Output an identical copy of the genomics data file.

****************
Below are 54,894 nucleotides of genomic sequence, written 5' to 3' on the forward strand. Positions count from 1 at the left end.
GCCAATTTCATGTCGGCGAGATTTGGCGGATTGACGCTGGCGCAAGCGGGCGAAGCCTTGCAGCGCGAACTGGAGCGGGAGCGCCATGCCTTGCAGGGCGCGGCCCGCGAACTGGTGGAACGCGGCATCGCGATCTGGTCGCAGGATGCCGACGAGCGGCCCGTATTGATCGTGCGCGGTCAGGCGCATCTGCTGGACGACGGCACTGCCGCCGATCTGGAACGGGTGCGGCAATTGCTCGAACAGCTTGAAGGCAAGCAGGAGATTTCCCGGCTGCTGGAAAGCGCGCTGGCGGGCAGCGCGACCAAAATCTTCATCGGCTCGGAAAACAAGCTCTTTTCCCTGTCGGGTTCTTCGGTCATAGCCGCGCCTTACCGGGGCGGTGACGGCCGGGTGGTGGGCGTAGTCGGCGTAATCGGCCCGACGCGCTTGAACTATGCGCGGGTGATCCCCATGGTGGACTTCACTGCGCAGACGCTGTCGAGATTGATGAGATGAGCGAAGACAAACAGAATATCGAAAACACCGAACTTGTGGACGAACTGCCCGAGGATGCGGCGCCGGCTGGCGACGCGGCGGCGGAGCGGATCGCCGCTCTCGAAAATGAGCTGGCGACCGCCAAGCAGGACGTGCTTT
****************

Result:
Below are 54,894 nucleotides of genomic sequence, written 5' to 3' on the forward strand. Positions count from 1 at the left end.
GCCAATTTCATGTCGGCGAGATTTGGCGGATTGACGCTGGCGCAAGCGGGCGAAGCCTTGCAGCGCGAACTGGAGCGGGAGCGCCATGCCTTGCAGGGCGCGGCCCGCGAACTGGTGGAACGCGGCATCGCGATCTGGTCGCAGGATGCCGACGAGCGGCCCGTATTGATCGTGCGCGGTCAGGCGCATCTGCTGGACGACGGCACTGCCGCCGATCTGGAACGGGTGCGGCAATTGCTCGAACAGCTTGAAGGCAAGCAGGAGATTTCCCGGCTGCTGGAAAGCGCGCTGGCGGGCAGCGCGACCAAAATCTTCATCGGCTCGGAAAACAAGCTCTTTTCCCTGTCGGGTTCTTCGGTCATAGCCGCGCCTTACCGGGGCGGTGACGGCCGGGTGGTGGGCGTAGTCGGCGTAATCGGCCCGACGCGCTTGAACTATGCGCGGGTGATCCCCATGGTGGACTTCACTGCGCAGACGCTGTCGAGATTGATGAGATGAGCGAAGACAAACAGAATATCGAAAACACCGAACTTGTGGACGAACTGCCCGAGGATGCGGCGCCGGCTGGCGACGCGGCGGCGGAGCGGATCGCCGCTCTCGAAAATGAGCTGGCGACCGCCAAGCAGGACGTGCTTT